Letters to the Editor
In yesterday's TIA Daily ("Latin America's 'Other Path'"), you wrote:
"A lot of the credit for Peru's free-market reforms goes to a man not mentioned
in this article but referred to in its title. 'Peru Takes the Other Path' is a reference to Peruvian economist Hernando De Soto, whose 1987 book El Otro Sendero, 'The Other Path,' made the case for free markets, property rights, and the rule of law as the path to prosperity. (De Soto's title, in turn, was his answer to the Sendero Luminoso, or 'Shining Path,' a Marxist terrorist group.)"
If you haven't read De Soto's other book, The Mystery of Capital, it is very worth reading. De Soto asks the question, why hasn't capitalism brought wealth to Latin America? His answer is fascinating: the inability to produce capital. He points out that capital has two separate meanings: the actual physical assets and the potential of that physical asset to generate surplus value. It is the latter meaning of capital which is missing in Latin America, many former communist countries, and much of the Third World.
The key wealth-creating aspect of capital lies in the existence of formal property systems. Property is an abstraction, a relationship of a person to an asset. In order to be traded, used as credit, shared, and held securely (both against legal and illegal assaults), property must be converted into something concrete. This concrete form of property is generated through the multitude of precise legal rules governing title. Until formalized, property cannot become capital, cannot be securely used as collateral for a loan or equity exchanged for investment, as an address for collection of debts and taxes, or a place to identify individuals for judicial, commercial, or civic purposes. It is access to this aspect of ownership which the poor of the world are lacking.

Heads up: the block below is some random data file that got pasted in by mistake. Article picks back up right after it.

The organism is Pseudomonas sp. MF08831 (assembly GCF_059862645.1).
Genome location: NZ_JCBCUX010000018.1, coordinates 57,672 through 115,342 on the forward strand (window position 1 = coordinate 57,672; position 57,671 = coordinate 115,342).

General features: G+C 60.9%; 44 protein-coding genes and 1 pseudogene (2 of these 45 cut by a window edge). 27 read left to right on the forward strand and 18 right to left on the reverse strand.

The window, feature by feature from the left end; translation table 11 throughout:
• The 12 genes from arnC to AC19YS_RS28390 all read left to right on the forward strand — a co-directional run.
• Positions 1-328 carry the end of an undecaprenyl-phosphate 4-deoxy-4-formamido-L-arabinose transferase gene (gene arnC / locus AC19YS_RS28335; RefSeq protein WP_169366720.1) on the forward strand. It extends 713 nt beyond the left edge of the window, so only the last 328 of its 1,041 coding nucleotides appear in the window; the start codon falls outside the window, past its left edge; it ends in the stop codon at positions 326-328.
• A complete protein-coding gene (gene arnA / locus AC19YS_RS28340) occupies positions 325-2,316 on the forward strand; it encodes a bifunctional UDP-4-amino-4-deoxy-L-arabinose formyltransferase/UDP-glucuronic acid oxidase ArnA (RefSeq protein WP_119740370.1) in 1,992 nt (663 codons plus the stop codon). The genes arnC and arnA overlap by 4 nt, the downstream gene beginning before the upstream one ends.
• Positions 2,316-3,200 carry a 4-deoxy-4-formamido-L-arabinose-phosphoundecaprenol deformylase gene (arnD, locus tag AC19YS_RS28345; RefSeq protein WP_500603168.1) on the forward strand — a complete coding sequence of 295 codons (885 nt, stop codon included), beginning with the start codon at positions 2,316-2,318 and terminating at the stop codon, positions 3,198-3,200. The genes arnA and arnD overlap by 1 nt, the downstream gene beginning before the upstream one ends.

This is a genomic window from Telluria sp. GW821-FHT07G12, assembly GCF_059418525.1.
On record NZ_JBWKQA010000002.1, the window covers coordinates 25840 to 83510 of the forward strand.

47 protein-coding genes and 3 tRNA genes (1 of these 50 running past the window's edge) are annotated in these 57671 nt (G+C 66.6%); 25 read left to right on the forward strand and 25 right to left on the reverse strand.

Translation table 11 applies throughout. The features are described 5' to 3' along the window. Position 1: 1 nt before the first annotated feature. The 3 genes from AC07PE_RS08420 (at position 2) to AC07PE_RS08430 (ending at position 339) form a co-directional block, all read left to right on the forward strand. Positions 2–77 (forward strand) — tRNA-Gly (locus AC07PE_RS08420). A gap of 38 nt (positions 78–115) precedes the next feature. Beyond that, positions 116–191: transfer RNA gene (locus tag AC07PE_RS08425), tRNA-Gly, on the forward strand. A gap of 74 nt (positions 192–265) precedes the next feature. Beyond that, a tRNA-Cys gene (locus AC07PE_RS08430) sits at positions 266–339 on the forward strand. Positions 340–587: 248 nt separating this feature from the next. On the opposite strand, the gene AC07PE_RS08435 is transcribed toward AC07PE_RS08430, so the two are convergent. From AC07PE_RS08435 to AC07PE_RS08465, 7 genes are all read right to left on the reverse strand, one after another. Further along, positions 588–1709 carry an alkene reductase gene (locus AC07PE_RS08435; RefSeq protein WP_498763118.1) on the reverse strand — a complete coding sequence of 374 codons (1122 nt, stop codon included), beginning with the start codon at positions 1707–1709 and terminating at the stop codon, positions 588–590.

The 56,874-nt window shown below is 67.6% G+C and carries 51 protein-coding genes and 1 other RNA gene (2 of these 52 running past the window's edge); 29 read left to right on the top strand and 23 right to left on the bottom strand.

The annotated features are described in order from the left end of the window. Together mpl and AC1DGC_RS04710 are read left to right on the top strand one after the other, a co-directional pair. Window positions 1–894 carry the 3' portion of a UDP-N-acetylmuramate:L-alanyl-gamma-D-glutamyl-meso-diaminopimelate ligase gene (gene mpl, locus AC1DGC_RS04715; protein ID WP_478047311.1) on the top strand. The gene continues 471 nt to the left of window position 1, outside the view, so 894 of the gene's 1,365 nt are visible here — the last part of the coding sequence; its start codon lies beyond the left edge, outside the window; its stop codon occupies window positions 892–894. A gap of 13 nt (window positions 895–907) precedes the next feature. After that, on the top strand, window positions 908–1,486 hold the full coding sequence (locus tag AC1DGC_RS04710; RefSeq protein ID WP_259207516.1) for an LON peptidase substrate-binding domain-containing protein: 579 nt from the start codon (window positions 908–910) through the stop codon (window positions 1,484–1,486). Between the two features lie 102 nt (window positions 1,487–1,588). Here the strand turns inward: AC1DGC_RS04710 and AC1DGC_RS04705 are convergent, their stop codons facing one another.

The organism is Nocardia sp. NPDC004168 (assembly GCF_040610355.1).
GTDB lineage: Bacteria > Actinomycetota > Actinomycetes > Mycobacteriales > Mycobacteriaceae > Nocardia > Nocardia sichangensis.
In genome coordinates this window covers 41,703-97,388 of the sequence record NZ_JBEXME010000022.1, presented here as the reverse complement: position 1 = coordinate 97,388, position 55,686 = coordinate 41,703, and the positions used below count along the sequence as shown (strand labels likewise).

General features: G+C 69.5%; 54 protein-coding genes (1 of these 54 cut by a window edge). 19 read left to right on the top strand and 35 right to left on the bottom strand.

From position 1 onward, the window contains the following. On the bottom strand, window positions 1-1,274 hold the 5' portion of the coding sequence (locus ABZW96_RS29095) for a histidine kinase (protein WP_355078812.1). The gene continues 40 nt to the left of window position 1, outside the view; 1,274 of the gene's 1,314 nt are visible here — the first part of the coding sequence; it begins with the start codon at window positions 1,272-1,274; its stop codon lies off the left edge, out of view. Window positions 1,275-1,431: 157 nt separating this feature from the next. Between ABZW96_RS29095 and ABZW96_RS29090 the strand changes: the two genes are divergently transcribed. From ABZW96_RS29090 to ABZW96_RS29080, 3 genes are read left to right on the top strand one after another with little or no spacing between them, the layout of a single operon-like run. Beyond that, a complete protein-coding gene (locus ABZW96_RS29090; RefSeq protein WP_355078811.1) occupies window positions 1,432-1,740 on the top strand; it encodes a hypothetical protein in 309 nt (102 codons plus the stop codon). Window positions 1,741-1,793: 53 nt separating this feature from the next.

DeSoto tallied up the value of assets "owned" by the world's poor and found them to be in excess $9.3 trillion dollars. But these assets exist as what De Soto calls "dead capital." The ownership is "informal" or "extralegal." They lack the legal representations of ownership which create enforceable property rights. Although property rights may exist on paper (in the laws), the actual barriers to formalizing ownership are cumbersome and expensive. The time and money required to legally register property or to legally start a business exceed the resources of the poor, so their businesses remain outside the law.
Without access to legally enforceable property rights, businesses must remain small and hidden from the authorities. Transactions can only occur between people directly known and trusted. Assets cannot be used as collateral for loans or credit. There is no way to create securities for trade in the capital market, or to spread risk among multiple investors. Forced to exist outside the law, the law becomes a threat. Disrespect for the law breeds opportunity for mafias and political instability.
In his book, De Soto analyzes in detail the requirements for turning an asset into functioning capital. Through his Institute for Liberty and Democracy, he has put these ideas into practice, helping Peruvians turn their dead capital into true capital. He is a true hero of capitalism.
Here are some links to learn more about his work:
—May 8, 2008
TIA Editor's Note: I have been aware of De Soto since I was a student at the University of Chicago and saw him give a talk on El Otro Sendero in 1987, and I agree with the assessment of him as a "hero of capitalism." I also intend to add him as a prominent example in the forthcoming print-issue version of my "What Went Right?" series.—RWT